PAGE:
Which shouldn’t be surprising, since that was the model of his savior, who accomplished his purposes not by taking over the rule of the government of Rome, or even of Israel, but by giving up all his power, and in humility suffering on the cross as a criminal. Counter-cultural? Yes. But also the way of Christ.
Do you experience any hardship at work or in daily life because of your faith? How do you respond to that hardship? Does your life look more similar or more different from those around you when it comes to seeking power or influence?
How is your attitude toward suffering similar to, or different from, the attitude or example of Paul expressed in his letter to Timothy?
What would it look like for you to live a counter-cultural life in imitation of Jesus, especially in the area of cultural, societal, or political power?
Paul’s letter and example to Timothy suggests that Christians should be more concerned for our witness than for our comfort: more concerned for the spread of the Gospel than for the avoidance of suffering. We should also be more concerned with the suffering of others than with our own comfort and individual rights. Consider one example of power or comfort that you could let go of today that might help your witness as a follower of Christ. Try letting go of that this week.
Lord, we praise you again that your Word is not chained even when your people endure persecution or hardship. We praise you that you can work through the perseverance of your people in order to accomplish your work of salvation: that my own endurance of suffering can help with the work of your Kingdom.
Lord, I confess that I have often been too concerned with my own comfort, my own rights, and my own power. This has sometimes led me to compromise my integrity in order to maintain my comfort or rights. I confess also that I can be more concerned with my own comfort and individual rights than with those around me who suffer or experience injustice.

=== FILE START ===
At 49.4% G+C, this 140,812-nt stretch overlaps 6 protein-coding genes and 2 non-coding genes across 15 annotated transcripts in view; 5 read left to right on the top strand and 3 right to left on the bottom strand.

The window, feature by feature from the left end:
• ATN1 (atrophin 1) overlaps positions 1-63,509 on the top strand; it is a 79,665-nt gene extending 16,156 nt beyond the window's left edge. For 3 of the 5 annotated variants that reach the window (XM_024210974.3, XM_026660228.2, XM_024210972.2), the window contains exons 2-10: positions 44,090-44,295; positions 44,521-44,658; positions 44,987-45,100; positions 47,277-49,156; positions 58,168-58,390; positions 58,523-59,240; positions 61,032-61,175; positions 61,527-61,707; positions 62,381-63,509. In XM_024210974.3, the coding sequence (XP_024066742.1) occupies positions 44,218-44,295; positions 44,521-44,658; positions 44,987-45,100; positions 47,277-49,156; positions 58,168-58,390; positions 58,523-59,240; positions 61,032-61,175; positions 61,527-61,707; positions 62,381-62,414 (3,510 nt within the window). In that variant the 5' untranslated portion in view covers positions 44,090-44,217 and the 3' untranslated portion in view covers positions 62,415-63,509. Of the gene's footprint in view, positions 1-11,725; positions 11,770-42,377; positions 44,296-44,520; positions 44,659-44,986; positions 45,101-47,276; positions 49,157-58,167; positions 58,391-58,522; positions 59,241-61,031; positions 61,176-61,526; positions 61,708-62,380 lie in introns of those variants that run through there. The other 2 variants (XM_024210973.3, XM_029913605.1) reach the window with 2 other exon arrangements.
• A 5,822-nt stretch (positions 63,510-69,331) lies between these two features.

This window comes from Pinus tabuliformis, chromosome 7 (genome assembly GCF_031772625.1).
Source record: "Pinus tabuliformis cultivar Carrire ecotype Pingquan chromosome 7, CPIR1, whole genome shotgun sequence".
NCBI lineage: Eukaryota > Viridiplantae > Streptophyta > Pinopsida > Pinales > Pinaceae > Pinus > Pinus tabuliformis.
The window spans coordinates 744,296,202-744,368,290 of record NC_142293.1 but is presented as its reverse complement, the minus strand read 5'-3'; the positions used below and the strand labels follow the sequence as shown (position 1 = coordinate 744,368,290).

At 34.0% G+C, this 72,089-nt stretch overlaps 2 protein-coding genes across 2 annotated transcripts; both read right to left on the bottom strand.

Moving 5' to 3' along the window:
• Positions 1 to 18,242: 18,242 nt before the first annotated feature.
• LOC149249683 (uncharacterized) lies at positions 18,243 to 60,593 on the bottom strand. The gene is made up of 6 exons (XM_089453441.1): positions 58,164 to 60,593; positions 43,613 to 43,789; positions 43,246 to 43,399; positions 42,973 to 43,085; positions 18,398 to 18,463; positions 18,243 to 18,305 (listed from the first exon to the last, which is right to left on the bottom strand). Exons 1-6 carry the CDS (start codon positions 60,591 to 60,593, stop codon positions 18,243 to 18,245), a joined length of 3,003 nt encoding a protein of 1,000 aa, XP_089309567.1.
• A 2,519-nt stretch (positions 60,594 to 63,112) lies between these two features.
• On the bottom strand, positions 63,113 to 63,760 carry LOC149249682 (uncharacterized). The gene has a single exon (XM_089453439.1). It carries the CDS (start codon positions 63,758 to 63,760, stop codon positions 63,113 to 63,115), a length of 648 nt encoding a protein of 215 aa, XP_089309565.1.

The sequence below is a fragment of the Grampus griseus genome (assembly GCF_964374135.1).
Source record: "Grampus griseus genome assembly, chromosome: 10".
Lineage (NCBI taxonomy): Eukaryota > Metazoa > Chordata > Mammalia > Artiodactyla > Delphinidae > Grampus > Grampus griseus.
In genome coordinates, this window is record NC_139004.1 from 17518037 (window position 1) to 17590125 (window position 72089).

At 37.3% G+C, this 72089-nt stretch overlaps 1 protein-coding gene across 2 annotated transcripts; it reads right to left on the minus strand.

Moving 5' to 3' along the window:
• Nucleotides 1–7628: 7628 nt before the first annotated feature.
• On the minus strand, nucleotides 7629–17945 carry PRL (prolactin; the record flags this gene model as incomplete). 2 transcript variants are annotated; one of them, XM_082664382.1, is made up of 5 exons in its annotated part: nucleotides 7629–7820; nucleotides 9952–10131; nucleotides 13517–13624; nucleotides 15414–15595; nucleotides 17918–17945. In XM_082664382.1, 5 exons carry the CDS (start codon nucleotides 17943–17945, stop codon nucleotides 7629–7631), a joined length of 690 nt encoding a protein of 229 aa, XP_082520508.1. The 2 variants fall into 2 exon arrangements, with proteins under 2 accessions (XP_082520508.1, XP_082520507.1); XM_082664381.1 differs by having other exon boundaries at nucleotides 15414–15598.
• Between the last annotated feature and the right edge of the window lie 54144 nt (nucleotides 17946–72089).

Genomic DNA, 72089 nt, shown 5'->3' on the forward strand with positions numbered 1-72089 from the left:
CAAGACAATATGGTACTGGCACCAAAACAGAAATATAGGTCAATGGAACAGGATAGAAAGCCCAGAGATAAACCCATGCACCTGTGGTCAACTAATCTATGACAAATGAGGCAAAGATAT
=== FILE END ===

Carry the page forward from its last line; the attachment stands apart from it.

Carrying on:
Lord, help me to be more concerned with my witness than with my comfort, more concerned for the spread of the Gospel than with avoiding hardship or persecution, and more concerned with the suffering of others than with my rights. Amen.
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Find all Life for Leaders devotions here. Explore what the Bible has to say about work at the unique website of our partners, the Theology of Work Project. Commentary on today’s Life for Leaders theme can be found here: Paul’s Suffering (Acts 20-28)
Matthew Dickerson’s books include works of spiritual theology and Christian apologetics as well as historical fiction, fantasy literature, explorations of the writings of C.S.Lewis and J.R.R.Tolkien, and books about trout fishing, fly fishing, rivers, and ecology. His recent books include: Disciple Making in a Culture of Power, Comfort, and Fear and The Voices of Rivers: Reflections on Places Wild and Almost Wild. He was a 2017 artist-in-residence at Glacier National Park. He lives in Vermont with his wife, dog, and cat, not far from three married sons, and is an active member of Memorial Baptist Church. Matthew is also a professor of computer science at Middlebury College in Vermont.